Nevertheless, as St. Thomas shows in the case of the word creator, to say that a relation is only real in one direction does not make the relation in any “fake” or unimportant. The “logical” relation between the glorified Body of Christ in heaven and the sacramental species parallels exactly the logical relation of God vis-à-vis creation and re-creation or the justification of sinners, as well as the relation between the divine and human natures in Christ. God is in no way changed when he creates, and yet nothing could be more real or important than our dependence on him as creatures. At the moment of the Incarnation, it is not the Eternal Word who acquires something new but a human nature that changes, being assumed to the Person of the Son to subsist in Him; and yet nothing could be more real or important than the fact that Jesus Christ truly is the Son of God. The point can be illustrated at a lower level by a physical analogy: the sun does not become less bright or warm when another flower comes under its light, and yet the flower’s entire dependence on the sun is the chief fact of its life. In a parallel way, the glorified body of Christ is not moved or changed at the consecration, and yet the species of bread and wine are really and truly changed such that when we touch the species of bread or wine we touch the body of God.

The New Jerusalem (14th cent. tapestry)
Now if our speculation is right on this matter, it seems less true to speak of Christ descending to the altar than to speak of us—via the species—ascending to the heavenly temple. The metaphysical movement is upwards. This should not be taken as a disparagement of the age-old way of speaking about Christ coming into our midst, but rather, as an emphasis on another part of the tradition, which sees the Mass as a joining-in with the perpetual heavenly Mass, from the Sanctus when we lift up our hearts and sing with the angels, to the invitation “Ecce Agnus Dei” when we are invited to partake of the Lamb who reigns in the City of God, our faint participation in what the angels enjoy in heaven. The sacramental species become, so to speak, a miraculous portal which pulls us upwards and inwards—a small rent in the veil, through which we can peer into glory.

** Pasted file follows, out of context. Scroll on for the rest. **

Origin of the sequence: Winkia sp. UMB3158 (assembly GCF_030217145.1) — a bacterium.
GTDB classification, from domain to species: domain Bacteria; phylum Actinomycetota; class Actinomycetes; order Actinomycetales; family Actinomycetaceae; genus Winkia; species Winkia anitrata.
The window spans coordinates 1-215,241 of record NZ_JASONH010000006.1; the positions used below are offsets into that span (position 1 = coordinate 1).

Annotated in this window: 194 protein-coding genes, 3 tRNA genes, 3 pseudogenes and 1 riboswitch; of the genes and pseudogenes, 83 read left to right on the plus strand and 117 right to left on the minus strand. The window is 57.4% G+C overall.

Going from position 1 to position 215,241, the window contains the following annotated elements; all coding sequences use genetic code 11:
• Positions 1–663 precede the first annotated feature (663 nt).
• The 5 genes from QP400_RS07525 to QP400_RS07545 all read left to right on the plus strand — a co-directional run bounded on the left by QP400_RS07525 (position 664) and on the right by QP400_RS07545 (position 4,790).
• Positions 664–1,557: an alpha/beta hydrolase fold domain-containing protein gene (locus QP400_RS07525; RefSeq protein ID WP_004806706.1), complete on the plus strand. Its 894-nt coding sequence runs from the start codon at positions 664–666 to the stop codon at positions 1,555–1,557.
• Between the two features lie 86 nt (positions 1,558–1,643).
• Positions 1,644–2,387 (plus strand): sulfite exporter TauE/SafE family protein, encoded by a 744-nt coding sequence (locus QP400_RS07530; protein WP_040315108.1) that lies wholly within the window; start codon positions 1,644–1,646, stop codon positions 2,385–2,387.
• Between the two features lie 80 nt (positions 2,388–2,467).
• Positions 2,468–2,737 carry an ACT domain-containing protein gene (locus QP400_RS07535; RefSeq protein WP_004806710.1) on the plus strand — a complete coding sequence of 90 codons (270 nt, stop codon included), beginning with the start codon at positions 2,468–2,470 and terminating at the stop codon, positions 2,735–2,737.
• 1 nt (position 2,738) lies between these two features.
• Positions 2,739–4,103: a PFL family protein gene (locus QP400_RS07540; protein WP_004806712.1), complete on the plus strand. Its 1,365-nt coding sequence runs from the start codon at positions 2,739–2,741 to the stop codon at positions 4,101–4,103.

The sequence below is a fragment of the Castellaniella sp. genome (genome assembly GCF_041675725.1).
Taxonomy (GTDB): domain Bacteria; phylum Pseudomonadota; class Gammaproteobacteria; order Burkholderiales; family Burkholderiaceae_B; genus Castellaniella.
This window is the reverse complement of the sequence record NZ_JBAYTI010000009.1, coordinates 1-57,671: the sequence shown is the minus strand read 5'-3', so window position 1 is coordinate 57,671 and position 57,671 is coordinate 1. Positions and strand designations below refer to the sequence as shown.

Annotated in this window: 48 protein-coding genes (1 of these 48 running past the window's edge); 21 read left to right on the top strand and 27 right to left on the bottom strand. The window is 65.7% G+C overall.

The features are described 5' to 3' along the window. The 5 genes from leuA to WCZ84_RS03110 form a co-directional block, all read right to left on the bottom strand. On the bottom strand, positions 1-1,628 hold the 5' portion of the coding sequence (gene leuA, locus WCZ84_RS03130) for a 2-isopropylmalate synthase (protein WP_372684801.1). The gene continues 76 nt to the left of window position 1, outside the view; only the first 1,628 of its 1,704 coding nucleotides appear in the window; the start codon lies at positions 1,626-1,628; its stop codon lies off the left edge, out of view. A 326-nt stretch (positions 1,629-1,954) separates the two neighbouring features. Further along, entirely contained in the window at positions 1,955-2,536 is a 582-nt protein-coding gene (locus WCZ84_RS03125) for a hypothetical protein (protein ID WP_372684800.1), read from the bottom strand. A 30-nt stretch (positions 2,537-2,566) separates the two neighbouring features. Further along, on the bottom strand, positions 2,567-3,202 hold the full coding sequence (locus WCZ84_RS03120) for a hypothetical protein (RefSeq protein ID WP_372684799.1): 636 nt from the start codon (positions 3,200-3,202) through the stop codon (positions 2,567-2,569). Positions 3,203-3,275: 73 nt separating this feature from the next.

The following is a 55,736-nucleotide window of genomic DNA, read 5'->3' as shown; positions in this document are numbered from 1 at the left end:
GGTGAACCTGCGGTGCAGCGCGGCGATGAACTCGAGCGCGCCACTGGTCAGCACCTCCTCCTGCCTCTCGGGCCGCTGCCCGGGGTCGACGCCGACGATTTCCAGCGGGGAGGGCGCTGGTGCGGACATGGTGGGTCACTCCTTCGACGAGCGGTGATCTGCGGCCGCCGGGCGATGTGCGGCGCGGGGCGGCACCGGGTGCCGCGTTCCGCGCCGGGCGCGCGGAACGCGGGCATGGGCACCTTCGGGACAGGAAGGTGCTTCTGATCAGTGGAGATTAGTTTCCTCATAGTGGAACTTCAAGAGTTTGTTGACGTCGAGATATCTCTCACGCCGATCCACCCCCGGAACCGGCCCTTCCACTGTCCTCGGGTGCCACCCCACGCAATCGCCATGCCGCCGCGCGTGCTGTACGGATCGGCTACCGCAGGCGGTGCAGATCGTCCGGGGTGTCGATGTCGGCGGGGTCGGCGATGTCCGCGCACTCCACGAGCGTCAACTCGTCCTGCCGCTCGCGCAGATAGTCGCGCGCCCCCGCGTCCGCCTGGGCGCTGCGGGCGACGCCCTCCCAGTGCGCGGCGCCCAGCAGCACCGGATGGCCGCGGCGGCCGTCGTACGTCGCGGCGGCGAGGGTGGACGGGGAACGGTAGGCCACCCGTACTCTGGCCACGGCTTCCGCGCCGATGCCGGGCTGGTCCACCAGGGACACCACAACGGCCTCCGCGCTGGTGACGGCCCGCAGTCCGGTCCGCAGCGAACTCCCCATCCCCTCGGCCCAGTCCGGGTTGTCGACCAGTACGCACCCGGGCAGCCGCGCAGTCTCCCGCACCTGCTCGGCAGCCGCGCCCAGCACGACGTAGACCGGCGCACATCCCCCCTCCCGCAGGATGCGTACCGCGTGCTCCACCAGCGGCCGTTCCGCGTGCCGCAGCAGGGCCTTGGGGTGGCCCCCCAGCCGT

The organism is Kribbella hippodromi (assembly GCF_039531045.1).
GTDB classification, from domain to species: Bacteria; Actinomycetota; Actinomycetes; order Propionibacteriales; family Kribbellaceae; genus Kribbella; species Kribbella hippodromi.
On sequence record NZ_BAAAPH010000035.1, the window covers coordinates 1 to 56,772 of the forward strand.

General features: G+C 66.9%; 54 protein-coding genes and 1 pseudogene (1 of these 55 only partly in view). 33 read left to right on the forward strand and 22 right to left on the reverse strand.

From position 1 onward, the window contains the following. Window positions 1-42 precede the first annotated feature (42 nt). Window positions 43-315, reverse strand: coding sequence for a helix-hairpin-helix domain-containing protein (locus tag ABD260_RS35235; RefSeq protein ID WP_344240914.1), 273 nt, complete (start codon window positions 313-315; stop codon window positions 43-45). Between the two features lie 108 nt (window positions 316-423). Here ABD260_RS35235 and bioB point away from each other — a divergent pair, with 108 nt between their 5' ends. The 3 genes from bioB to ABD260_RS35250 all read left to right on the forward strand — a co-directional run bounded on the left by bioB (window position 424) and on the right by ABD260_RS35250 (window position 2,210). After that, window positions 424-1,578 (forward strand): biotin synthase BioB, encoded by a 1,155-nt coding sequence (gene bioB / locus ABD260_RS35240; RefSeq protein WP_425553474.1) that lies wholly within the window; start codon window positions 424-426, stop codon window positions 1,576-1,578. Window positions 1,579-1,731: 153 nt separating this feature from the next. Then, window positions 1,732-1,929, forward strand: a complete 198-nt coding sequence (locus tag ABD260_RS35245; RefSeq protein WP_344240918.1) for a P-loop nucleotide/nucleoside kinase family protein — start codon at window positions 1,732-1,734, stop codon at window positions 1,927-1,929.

Both St. Thomas and the Roman Canon itself seem to bear out the claim that the Eucharist is more our being brought to God than God being brought to us. Fr. Jean-Pierre Torrell notes that St. Thomas’s office for Corpus Christi conspicuously lacks the vocabulary of praesentia corporalis which is strong in Bonaventure, Peter of Tarentaise, and the bull Transiturus. Rather, he speaks of “the ineffable mode of the divine presence in the visible sacrament” (Matins).

(Part II will appear on Thursday, the Feast of Corpus Christi.)

[1] Guitmund, De corporis et sanguinis Jesu Christi veritate in Eucharistia, PL 149:1466.

[2] Ibid.